HARARE – Tetrad Holdings (Tetrad)’s bid to reclaim 10 immovable properties sold by public auction to recover more than $5 million owed to National Social Security Authority (Nssa) has flopped after the Supreme Court struck the matter off the roll yesterday.
The bank, which was placed under provisional liquidation in 2015, has over the past few years been trying to stop the sale of the properties, which were used as collateral for a $5 million loan given to the institution by Nssa.
The financial institution approached the Supreme Court on appeal after the High Court allowed the sale and transfer of the properties.
However, the Supreme Court bench comprising Chief Justice Luke Malaba, Tendai Uchena and Ben Hlatshwayo yesterday said the appeal papers were defective.
Efforts by Tetrad lawyers to have the matter postponed hit a brick wall after Malaba said that the matter was not properly before the Supreme Court.
Nssa lawyer Tawanda Zhuwarara told the court that there was no appeal before the court, which resulted in the parties agreeing to have the matter struck off the roll.
“By consent, the matter is struck off the roll with costs,” Malaba said.
It is alleged that the transfer of ownership to the buyers on some of the properties has since been effected since the High Court order, with Tetrad arguing that the properties were sold for prices way below their market value.
Efforts by the financial institutional to quash the High Court decision have been suffering major setbacks, one of which culminated into yesterday’s ruling.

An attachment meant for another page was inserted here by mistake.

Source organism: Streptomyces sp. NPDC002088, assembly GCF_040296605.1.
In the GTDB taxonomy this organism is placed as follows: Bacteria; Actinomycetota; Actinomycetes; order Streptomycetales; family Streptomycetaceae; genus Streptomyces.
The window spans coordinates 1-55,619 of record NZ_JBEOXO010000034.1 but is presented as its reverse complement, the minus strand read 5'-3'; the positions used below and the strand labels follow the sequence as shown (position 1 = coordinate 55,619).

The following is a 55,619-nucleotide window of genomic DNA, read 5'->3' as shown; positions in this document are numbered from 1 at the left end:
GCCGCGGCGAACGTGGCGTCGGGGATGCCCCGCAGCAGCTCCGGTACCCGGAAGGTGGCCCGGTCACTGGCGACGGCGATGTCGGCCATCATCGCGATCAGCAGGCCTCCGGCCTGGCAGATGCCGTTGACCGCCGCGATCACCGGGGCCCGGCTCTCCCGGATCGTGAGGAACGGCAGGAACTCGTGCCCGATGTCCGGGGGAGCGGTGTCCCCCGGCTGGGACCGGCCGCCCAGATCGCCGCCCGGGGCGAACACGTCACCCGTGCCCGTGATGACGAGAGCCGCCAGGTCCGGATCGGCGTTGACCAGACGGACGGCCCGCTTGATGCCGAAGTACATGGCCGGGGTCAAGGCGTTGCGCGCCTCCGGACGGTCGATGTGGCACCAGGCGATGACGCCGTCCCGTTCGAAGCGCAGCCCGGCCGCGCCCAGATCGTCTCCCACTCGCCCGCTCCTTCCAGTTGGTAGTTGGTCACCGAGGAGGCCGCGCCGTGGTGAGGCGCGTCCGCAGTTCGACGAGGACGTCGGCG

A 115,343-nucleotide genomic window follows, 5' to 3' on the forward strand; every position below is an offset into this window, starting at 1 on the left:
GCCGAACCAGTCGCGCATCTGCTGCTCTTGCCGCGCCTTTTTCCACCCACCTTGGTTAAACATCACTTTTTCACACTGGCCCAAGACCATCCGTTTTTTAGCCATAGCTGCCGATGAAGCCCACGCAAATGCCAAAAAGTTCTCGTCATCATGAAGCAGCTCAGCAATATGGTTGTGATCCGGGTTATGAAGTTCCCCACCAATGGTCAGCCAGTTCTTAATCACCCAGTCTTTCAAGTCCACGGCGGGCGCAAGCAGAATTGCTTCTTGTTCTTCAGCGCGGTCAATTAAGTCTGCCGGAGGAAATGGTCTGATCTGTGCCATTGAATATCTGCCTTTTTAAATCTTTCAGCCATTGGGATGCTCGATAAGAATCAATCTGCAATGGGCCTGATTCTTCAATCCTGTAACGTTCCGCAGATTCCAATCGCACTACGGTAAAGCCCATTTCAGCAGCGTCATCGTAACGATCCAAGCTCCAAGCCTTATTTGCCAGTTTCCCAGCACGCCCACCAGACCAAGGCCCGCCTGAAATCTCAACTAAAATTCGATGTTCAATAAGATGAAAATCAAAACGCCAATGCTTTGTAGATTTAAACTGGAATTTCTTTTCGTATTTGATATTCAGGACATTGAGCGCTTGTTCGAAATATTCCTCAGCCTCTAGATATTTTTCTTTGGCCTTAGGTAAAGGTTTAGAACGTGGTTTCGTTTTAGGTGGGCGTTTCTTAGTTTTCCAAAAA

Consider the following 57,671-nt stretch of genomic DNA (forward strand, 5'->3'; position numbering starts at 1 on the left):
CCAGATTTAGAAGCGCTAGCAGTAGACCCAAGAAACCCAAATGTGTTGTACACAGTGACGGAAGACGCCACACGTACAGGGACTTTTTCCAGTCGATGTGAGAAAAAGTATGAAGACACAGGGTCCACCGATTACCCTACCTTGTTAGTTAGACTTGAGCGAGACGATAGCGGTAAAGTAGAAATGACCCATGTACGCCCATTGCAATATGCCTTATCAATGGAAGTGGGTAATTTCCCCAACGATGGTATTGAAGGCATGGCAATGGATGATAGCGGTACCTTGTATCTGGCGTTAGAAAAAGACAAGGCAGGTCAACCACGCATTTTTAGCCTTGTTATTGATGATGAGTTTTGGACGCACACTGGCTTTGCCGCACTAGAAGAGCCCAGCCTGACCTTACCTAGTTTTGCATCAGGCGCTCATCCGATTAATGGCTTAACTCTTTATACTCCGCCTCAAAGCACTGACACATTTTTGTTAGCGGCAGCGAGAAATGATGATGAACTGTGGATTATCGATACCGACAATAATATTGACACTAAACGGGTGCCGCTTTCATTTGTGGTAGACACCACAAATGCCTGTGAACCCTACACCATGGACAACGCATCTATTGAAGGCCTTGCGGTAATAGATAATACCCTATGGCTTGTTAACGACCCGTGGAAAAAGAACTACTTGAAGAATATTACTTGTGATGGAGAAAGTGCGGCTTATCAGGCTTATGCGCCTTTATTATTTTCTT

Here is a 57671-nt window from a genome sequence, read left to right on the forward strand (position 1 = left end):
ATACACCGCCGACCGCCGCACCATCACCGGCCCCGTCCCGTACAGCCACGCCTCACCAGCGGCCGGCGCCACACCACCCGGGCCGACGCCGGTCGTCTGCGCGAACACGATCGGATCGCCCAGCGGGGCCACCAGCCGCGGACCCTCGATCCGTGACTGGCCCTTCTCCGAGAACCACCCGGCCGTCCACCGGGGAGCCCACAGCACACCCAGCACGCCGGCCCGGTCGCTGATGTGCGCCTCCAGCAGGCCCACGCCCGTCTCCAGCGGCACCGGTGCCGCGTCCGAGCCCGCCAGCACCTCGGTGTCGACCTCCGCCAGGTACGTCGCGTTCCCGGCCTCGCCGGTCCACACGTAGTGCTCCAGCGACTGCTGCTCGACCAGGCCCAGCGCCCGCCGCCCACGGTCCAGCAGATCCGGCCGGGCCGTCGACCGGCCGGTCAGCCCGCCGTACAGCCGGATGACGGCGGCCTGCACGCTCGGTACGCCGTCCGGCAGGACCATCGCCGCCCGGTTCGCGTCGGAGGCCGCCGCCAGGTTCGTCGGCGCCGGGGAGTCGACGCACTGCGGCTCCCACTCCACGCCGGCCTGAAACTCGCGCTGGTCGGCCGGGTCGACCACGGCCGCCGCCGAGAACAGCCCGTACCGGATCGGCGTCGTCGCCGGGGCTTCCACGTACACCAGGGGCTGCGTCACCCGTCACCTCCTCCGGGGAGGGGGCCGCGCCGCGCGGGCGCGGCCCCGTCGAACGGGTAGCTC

In its court papers, Tetrad Holdings sought to stop Nssa, through the Sheriff, from transferring ownership of properties that its directors offered the pensions firm as collateral for a loan that the financial institution failed to repay.
According to court papers, the financial institution has been fighting to stop ownership transfer to the different buyers and to reverse the attachment and the subsequent sale of the assets, claiming the properties were sold for a song.
Tetrad Holdings further distanced itself from its subsidiary, Tetrad Investment Bank (Tib), and argued that court rulings against the bank, should not be confused for rulings against the holding company.
Nssa, however, insisted it had advanced the loan to Tetrad Holdings, not its subsidiary, and therefore it could not be stopped from selling the properties.